Painting By Alice Miller
I am frequently asked what I consider to be the decisive factor in psychotherapy today. Is it the recognition of the truth, liberation from the enforced vow of silence and from idealization of one's parents, or is it the presence of an Enlightened Witness? My view is that it is not a question of either-or but of both-and. Without the Enlightened Witness it is impossible to bear the truth of what happened to us in early infancy. But by the term Enlightened Witness I do not mean anyone who has studied psychology or has been through primal experiences with a guru and has remained in his thrall. For me, Enlightened Witnesses are therapists with the courage to face up to their own histories and to gain their autonomy in doing so, rather than seeking to offset their own repressed feelings of ineffectuality by exerting power over their patients.
The adult needs assistance in coping with the present situations as an adult, while at the same time maintaining contact with the suffering and knowing child he once was, the child he could not muster the courage to listen to for so long but now, with help, can finally pay heed to. The body knows everything that has happened to it but it has no language to express that knowledge. It is like the child we once were, the child that sees all but without the aid of the adults remains helpless and alone. Accordingly, whenever the emotions from the past rise to the surface they are invariably accompanied by the fears of the helpless child, dependent on the understanding or at least the reassurances of the caregivers.
Unlike the body, our cognitive system knows little of the events far back in the past; conscious memories are fragmentary, brittle, unreliable. But the cognitive system has a huge fund of knowledge at its disposal, a fully developed mind, and the life experience a child cannot yet have. As adults are no longer powerless, they can offer the child within them (the body) protection and an attentive ear so that it can express itself in its own way and tell its own story. It is in the light of these stories that the looming, incomprehensible fears and emotions of the adult take on meaning. Finally they stand in a recognizable context and are no longer so obscurely menacing.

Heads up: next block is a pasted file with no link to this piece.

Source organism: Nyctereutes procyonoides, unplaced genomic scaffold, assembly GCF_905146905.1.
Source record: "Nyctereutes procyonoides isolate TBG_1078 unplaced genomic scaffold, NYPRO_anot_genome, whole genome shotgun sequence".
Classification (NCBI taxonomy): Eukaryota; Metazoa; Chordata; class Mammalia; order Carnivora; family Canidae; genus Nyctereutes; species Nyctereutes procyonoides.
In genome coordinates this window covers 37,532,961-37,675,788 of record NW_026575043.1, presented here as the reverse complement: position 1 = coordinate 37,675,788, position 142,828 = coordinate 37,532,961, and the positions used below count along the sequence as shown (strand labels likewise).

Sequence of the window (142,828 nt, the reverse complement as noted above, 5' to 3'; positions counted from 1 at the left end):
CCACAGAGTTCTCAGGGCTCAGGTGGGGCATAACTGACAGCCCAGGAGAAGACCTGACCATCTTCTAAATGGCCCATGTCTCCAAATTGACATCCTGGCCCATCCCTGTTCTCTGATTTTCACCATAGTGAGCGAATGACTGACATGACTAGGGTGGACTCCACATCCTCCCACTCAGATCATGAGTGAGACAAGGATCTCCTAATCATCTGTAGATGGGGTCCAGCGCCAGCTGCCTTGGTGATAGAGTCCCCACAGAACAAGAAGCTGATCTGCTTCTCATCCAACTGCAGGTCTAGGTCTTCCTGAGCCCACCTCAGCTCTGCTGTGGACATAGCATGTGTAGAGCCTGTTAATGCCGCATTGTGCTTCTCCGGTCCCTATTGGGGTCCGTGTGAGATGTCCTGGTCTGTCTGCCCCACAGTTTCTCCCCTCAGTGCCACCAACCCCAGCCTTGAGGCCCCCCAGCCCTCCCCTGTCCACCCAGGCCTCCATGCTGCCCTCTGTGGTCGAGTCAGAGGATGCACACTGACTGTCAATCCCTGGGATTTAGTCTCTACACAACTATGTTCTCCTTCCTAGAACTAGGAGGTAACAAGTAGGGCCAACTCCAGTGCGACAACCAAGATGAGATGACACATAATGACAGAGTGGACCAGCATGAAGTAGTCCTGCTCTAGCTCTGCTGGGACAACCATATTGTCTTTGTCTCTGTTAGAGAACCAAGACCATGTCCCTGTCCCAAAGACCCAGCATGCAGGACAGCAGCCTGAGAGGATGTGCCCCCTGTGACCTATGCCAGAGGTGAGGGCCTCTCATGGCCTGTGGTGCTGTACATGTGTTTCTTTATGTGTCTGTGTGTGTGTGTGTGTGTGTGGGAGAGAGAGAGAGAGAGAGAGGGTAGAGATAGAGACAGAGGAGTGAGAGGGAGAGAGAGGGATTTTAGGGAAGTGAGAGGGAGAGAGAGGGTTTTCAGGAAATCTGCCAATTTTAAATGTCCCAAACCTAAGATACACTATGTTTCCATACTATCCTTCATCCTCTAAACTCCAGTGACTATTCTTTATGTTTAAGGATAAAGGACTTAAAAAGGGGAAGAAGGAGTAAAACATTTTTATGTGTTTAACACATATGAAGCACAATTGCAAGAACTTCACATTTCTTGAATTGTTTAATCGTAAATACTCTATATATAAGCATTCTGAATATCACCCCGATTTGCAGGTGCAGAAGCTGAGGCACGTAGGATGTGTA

In a society with a receptive attitude to the distress of children no one will be alone with his/her history. The same is true of therapists. Because then everyone will know that it is not the children who are responsible for their sufferings but the adults.
I recently wrote a letter in French to the forum that I am quoting in English below:
Dear Franck, I understand well your fascination for the manual of Stettbacher. When I read this manuscript in 1989 I thought that it contained the solution for a lot of readers who, after having read my books, were looking, like you, for the sources of their sufferings and fears in the history of their childhood. As I had never had the luck to be understood and helped in my childhood nor in my therapies (it was always me who had to help others) I found the idea of a primal self - therapy at first quite normal and acceptable. It is after some years that I grasped the big importance and even necessity of an enlightened and empathic therapist in the process of recovery. Especially thanks to letters of people that failed to help themselves and who blamed themselves for their plight ( trying to do more and more therapy and turning around alone with their fears and pains) that I understood that the primal self - therapy can indeed trigger easily the old pent-up emotions but can reactivate the situation of the child that was always alone with his/her pains and fears. This repetition of the old trauma is the opposite of a therapy.
Today, I share the opinion of Arthur Janov who always affirmed, that primal therapy without the assistance of a well informed and compassionate therapist can be very dangerous. (cf. his homepage). In addition, I think that it contains (1) a contradiction in itself by reactivating a situation of which one want to get rid of and (2) a perpetuation of the violence directed toward oneself.
I don't have any contact with Mister Stettbacher since 1994 when I stopped to recommend his method but I suppose that the information on its negative effects reached him too and that it already motivated him to stop recommending it. Since the release of his book there is a lot of new information on this topic available that are easily accessible thanks to the internet. Maybe, a next book by Stettbacher will bring the necessary corrections to his present work, published 12 years ago.
By Alice Miller